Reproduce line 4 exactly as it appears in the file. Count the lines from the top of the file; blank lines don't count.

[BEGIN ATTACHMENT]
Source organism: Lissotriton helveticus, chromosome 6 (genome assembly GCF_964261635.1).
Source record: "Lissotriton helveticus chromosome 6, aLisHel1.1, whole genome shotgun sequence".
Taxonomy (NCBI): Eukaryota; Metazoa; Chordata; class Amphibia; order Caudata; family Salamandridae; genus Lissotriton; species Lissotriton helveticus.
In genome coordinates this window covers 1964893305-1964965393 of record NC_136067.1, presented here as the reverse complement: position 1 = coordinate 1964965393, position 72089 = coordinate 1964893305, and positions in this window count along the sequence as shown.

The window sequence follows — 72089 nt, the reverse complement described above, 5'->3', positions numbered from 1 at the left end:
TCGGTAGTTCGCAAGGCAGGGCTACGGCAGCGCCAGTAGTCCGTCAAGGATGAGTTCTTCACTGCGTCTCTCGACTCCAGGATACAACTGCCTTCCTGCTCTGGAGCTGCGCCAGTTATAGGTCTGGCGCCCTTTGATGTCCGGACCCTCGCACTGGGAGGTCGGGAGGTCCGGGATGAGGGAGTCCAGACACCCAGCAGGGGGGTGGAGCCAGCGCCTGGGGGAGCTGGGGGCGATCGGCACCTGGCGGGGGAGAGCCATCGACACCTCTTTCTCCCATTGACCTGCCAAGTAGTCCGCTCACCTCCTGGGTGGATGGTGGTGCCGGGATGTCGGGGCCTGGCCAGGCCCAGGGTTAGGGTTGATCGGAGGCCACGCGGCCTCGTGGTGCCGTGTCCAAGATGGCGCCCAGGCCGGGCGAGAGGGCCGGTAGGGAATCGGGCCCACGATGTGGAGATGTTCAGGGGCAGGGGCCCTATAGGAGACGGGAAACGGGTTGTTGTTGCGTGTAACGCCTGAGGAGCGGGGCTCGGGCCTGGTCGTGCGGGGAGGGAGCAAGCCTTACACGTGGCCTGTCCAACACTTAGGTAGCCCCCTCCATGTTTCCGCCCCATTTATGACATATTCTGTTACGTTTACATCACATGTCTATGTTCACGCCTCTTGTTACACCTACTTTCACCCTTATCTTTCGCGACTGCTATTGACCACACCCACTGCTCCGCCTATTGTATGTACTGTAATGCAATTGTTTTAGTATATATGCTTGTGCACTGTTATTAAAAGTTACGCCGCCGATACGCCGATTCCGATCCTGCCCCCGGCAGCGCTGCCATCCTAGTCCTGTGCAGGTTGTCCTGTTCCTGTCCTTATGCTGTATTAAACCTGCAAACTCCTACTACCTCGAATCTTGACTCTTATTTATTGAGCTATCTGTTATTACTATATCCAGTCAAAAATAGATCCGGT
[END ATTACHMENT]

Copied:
In genome coordinates this window covers 1964893305-1964965393 of record NC_136067.1, presented here as the reverse complement: position 1 = coordinate 1964965393, position 72089 = coordinate 1964893305, and positions in this window count along the sequence as shown.